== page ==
Unit relies on counter-rotating intermeshing twin screws.

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Henschel America Inc., Green Bay, Wis., has developed a new type of “gear” pump that actually uses no gears at all. Instead, the Xtreamor melt pump relies on counter-rotating, intermeshing twin screws to generate pressure from a single- or twin-screw extruder to the die. Compared with gear pumps, this unit is said to require dramatically less inlet pressure (0-1 bar) while lowering energy consumption.

Conventional gear pumps rely on the molten plastic to lubricate their bearings. Henschel says this causes problems when running high levels of fillers or abrasive materials. The Xreamor pump reportedly can run LLDPE filled with 85% calcium carbonate, as well as glass fiber or beads and virtually any kind of dirt in recycled products, without “de-mixing” the material or destroying glass strands or beads. The Xtreamor is said to cut extruder energy usage by as much as 50% because the extruder can run at lower melt temperatures and does not have to generate pressure. This, in turn, is said to extend the life of the extruder wear components.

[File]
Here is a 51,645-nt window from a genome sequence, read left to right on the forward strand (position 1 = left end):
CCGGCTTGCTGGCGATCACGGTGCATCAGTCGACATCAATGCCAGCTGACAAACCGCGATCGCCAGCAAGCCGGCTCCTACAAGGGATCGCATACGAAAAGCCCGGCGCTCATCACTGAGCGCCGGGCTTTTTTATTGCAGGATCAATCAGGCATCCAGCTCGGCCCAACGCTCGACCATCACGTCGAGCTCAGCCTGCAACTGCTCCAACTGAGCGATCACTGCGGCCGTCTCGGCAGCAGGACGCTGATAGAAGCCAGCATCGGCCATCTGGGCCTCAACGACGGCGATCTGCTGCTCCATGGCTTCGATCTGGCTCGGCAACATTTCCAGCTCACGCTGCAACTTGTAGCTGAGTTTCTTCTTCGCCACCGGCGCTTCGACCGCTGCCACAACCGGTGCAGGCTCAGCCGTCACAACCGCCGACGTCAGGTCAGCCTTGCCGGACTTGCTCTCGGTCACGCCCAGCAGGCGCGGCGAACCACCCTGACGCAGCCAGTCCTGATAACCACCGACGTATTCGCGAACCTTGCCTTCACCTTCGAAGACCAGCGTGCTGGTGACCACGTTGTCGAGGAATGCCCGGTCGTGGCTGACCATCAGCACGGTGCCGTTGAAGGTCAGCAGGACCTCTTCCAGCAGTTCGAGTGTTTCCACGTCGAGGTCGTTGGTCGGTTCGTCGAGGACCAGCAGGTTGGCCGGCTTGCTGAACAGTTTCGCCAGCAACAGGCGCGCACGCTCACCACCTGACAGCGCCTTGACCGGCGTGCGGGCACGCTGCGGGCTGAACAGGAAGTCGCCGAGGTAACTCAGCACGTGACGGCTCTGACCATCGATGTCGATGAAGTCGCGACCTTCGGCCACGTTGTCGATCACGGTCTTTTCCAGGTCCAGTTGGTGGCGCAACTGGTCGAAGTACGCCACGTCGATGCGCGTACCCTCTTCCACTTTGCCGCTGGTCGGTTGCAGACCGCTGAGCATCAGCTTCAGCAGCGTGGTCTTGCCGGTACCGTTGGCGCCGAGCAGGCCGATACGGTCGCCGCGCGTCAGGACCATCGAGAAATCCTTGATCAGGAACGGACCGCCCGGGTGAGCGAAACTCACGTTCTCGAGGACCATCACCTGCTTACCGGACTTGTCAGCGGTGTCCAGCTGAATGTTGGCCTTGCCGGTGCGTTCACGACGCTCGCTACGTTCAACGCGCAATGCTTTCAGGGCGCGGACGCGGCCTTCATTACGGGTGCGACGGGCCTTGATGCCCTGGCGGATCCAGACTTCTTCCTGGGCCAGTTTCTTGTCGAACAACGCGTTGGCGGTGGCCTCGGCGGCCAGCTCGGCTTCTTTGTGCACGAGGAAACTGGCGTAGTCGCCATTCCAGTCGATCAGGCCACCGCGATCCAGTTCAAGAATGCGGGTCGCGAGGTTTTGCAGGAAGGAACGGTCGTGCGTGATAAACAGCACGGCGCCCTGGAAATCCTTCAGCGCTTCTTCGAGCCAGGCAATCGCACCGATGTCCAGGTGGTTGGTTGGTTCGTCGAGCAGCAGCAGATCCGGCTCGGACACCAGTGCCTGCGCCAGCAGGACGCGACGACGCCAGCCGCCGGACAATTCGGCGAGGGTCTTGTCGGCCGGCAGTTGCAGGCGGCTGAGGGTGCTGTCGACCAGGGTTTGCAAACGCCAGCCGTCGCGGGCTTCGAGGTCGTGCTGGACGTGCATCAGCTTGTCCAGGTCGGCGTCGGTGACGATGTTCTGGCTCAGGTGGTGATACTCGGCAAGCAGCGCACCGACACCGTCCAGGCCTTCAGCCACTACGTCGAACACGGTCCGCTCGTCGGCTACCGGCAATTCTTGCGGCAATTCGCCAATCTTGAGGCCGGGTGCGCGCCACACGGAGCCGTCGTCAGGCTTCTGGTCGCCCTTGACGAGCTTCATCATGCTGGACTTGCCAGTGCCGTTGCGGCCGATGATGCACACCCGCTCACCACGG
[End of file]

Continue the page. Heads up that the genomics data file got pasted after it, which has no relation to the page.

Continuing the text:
The Xtreamor is equipped with both heating coils and cooling units. This is also said to differentiate it from standard gear pumps, which in most cases just heat the material. It is said to be extremely easy to clean via purging without the need for disassembly. Screws are available in different designs and can be tailored to the application.

Two sizes are now available: the HMP 2-100, which can run at least 660 lb/hr; and the HMP 2-140 for 4000 lb/hr or more. A lab-sized unit and a much larger pump with capacity up to 30,000 lb/hr are in development.